goal of Dynamic Facilitation, and it's as likely to come from a new Problem
statement which re-frames the issue in a whole different way as it is from
a suggested Solution.  These breakthrough moments are noted by the
facilitator, who collects them for summary at the end of the session,
reflecting the new common ground back to the group.

There's a rhythm to be discovered between the divergence of a long list of
flip chart items and the convergence of a moment of agreement; a
facilitator who is skilled in the Choice-Creating method will be able to
help a group find a balance that yields transformation.  The method is best
applied to big problems requiring major breakthroughs, problems that call
for the intense creativity it generates.  A skilled facilitator will also
pay attention to ensuring that the quieter, less assertive members of a
group aren't left behind in the noisy chaos.  I think it will take some
experimentation to find out how Dynamic Facilitation meshes with
traditional consensus and other decision-making approaches, but it's clear
to me that there's an important piece here, something that really gets the
energy of a group un-stuck and moving again.  The training was not only
instructive but also wonderfully liberating, and i laughed more in that one
week than in the whole month before.

In closing, here's an analogy.  While the popular conception of scientific
progress is one of steady, measured research, the reality of science
history is "a story of chance, creative misunderstanding, wrong turnings,
sudden opportunities taken, succumbing to sponsorship and the inspired
ingenuity of individual men and women" (Lisa Jardine).  Yet no one would
deny the importance of also systematically testing hypotheses.  It seems to
me that the key is in learning which situations are appropriate for which
approaches, and that communities are strongest when they have a bevy of
possible methods available.  Dynamic Facilitation is one such method, and
as such it is a solid contribution to group process.



SCRIBING: large public writing that everyone can see, usually on flip
charts or a blackboard/whiteboard.
RECORDING (also known as MINUTE-TAKING or NOTE-TAKING):  writing for the

The method as outlined here uses a lot of paper on flip charts!  One way to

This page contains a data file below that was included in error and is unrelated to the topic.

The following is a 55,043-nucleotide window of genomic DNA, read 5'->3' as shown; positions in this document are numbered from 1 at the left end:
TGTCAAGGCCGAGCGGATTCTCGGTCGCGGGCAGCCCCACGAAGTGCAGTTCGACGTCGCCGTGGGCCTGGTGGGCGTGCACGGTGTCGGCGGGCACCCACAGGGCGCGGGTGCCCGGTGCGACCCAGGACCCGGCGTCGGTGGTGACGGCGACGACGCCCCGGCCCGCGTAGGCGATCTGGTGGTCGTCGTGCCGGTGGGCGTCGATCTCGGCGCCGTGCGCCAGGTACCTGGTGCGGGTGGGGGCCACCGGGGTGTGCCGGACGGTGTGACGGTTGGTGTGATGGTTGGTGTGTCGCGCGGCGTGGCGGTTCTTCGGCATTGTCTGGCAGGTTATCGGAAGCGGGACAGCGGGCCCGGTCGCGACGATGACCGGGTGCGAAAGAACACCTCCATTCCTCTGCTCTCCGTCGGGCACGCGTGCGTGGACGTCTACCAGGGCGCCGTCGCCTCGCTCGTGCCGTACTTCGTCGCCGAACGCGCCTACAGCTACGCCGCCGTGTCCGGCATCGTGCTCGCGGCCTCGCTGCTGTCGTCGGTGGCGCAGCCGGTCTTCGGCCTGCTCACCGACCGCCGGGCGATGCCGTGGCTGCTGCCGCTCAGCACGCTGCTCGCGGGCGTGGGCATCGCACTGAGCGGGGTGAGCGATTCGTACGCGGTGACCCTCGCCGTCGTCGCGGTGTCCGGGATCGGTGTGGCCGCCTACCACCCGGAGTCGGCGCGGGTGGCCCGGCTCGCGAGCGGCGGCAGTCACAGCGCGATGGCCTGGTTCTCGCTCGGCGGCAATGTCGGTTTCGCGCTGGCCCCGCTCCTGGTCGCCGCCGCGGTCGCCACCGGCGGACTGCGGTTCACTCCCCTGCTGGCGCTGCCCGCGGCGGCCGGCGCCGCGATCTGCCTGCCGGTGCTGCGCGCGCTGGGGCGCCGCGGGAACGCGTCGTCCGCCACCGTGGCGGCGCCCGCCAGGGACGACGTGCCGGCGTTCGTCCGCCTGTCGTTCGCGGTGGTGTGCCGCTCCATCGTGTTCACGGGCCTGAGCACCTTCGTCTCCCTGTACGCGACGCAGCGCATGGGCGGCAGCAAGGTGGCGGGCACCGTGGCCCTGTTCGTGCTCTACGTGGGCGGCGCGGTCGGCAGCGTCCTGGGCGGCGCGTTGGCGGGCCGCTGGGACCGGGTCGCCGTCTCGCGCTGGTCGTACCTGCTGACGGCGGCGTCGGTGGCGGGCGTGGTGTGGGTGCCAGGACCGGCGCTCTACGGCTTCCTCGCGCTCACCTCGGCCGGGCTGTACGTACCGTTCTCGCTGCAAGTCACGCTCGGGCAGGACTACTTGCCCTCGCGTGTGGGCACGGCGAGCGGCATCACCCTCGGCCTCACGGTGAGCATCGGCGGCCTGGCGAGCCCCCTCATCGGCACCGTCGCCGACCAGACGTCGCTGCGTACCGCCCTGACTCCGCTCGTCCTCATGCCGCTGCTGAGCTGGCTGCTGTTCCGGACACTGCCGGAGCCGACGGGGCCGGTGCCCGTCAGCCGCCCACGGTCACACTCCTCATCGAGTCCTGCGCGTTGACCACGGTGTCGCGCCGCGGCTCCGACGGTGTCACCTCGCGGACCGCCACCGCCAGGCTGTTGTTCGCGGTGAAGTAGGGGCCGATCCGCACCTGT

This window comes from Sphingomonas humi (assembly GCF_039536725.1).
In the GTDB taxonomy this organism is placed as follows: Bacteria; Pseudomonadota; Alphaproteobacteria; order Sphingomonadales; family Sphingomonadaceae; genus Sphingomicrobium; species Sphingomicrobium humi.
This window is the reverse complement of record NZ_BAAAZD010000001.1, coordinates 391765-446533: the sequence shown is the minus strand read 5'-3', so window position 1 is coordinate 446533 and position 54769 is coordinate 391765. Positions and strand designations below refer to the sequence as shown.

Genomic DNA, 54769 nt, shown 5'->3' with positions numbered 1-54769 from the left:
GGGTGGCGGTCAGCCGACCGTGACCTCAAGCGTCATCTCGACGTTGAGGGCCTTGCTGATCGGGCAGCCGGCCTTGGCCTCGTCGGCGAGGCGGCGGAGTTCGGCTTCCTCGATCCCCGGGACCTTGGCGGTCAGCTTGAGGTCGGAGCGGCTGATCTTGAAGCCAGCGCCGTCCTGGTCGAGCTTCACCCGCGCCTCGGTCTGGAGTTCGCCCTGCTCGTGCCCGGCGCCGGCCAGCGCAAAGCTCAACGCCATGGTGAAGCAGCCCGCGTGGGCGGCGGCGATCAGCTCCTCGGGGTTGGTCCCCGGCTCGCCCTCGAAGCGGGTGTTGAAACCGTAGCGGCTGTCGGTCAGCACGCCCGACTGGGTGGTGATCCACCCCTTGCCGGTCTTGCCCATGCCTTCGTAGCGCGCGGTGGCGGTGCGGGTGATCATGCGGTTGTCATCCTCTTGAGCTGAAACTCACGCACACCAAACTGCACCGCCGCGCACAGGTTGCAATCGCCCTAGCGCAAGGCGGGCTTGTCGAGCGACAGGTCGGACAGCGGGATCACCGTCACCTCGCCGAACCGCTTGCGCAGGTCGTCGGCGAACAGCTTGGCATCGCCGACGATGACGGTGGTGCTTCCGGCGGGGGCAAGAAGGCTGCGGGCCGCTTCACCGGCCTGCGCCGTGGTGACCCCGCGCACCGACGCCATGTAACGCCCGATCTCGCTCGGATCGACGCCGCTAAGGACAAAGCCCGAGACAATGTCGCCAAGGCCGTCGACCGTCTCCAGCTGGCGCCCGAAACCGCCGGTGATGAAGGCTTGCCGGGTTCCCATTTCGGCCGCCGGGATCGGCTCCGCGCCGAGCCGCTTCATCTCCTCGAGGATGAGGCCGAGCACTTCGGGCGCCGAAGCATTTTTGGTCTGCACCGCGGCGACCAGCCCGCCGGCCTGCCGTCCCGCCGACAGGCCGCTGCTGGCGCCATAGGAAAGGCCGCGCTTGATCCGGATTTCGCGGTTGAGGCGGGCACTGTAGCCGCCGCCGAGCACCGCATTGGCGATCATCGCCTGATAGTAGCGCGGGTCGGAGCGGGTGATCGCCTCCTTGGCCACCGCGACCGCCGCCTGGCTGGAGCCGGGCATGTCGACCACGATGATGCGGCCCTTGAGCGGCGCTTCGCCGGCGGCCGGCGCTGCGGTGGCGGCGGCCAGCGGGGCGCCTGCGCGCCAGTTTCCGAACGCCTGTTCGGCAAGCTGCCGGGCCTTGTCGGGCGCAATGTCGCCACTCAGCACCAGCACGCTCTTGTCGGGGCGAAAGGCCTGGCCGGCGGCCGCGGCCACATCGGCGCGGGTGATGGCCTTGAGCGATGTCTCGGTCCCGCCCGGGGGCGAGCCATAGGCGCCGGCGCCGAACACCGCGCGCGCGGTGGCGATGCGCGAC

save paper would be to scribe the 4 charts on a blackboard or white dry
erase board instead, with someone nearby copying them down using a notebook
or computer.  By the time the facilitator reaches the bottom of a column,
the recorder will have copied down the items at the top, so the facilitator
can erase the top half of the column and start over again for that
category.  This preserves the advantage of people seeing their words
reflected back to them and captures the scribings for possible later use,
while saving bunches of paper.

The English language is one of the few (maybe the only?) in the world that
uses a capital letter to refer to oneself but not to others in pronoun
form.  Not coincidentally, many people worldwide believe that the United
States is home to the most individualistic, egocentric and destructive
culture on the planet, out of thousands.  As someone who is passionate
about communication and the connection between language and culture, i
choose to treat myself as a part of the sentence, no greater or lesser than
any other part, to be capitalized at the beginning and not in the middle. 

Fellowship for Intentional Community (FIC) is a networking organization for
people across North America interested in cooperative living.  Publisher of
the Communities Directory and Communities magazine, FIC aims to provide
skills and support for anyone seeking more community in their lives.  FIC,
RR 1 Box 156, Rutledge, MO 63563; 660-883-5545;  Excellent web
site resource at

The Dynamic Facilitation/Choice-Creating method, due to its intuitive and
energetic nature, is not easily learned from a written description.  For
more information on the training, contact:  Jim Rough, 1040 Taylor St.,
Port Townsend, WA 98368; 360-385-7118;;

Tree Bressen is a consensus facilitator and teacher (and book indexer)
living at the Du-má Community household in Eugene, Oregon.  Former outreach
manager at Acorn Community (1994-99) and delegate to the Federation of
Egalitarian Communities, she currently serves on the board of FIC.  Tree
Bressen, 2244 Alder St., Eugene, OR 97405; 541-343-5023;